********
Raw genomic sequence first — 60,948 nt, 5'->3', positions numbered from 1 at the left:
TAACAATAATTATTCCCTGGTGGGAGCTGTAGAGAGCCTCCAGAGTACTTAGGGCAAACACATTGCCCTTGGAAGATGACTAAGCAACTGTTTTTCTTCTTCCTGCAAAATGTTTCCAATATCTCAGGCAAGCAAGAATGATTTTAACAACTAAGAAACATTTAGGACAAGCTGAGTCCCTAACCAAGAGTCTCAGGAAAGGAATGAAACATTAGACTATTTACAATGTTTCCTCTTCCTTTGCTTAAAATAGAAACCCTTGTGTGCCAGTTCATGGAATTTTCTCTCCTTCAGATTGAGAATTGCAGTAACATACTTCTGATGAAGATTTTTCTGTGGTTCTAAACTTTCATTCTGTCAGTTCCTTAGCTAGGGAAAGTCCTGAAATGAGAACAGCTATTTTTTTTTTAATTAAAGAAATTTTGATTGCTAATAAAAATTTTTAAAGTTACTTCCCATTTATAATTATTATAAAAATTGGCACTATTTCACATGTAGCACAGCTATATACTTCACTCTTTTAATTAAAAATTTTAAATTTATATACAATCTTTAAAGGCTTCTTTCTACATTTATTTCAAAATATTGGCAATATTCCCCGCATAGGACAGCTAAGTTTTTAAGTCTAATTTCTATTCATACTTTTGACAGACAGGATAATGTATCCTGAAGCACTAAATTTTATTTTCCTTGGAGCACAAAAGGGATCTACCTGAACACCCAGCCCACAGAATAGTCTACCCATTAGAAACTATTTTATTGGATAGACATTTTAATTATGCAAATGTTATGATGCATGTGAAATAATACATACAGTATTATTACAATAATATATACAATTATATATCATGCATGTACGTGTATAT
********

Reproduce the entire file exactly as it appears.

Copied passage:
Raw genomic sequence first — 60,948 nt, 5'->3', positions numbered from 1 at the left:
TAACAATAATTATTCCCTGGTGGGAGCTGTAGAGAGCCTCCAGAGTACTTAGGGCAAACACATTGCCCTTGGAAGATGACTAAGCAACTGTTTTTCTTCTTCCTGCAAAATGTTTCCAATATCTCAGGCAAGCAAGAATGATTTTAACAACTAAGAAACATTTAGGACAAGCTGAGTCCCTAACCAAGAGTCTCAGGAAAGGAATGAAACATTAGACTATTTACAATGTTTCCTCTTCCTTTGCTTAAAATAGAAACCCTTGTGTGCCAGTTCATGGAATTTTCTCTCCTTCAGATTGAGAATTGCAGTAACATACTTCTGATGAAGATTTTTCTGTGGTTCTAAACTTTCATTCTGTCAGTTCCTTAGCTAGGGAAAGTCCTGAAATGAGAACAGCTATTTTTTTTTTAATTAAAGAAATTTTGATTGCTAATAAAAATTTTTAAAGTTACTTCCCATTTATAATTATTATAAAAATTGGCACTATTTCACATGTAGCACAGCTATATACTTCACTCTTTTAATTAAAAATTTTAAATTTATATACAATCTTTAAAGGCTTCTTTCTACATTTATTTCAAAATATTGGCAATATTCCCCGCATAGGACAGCTAAGTTTTTAAGTCTAATTTCTATTCATACTTTTGACAGACAGGATAATGTATCCTGAAGCACTAAATTTTATTTTCCTTGGAGCACAAAAGGGATCTACCTGAACACCCAGCCCACAGAATAGTCTACCCATTAGAAACTATTTTATTGGATAGACATTTTAATTATGCAAATGTTATGATGCATGTGAAATAATACATACAGTATTATTACAATAATATATACAATTATATATCATGCATGTACGTGTATAT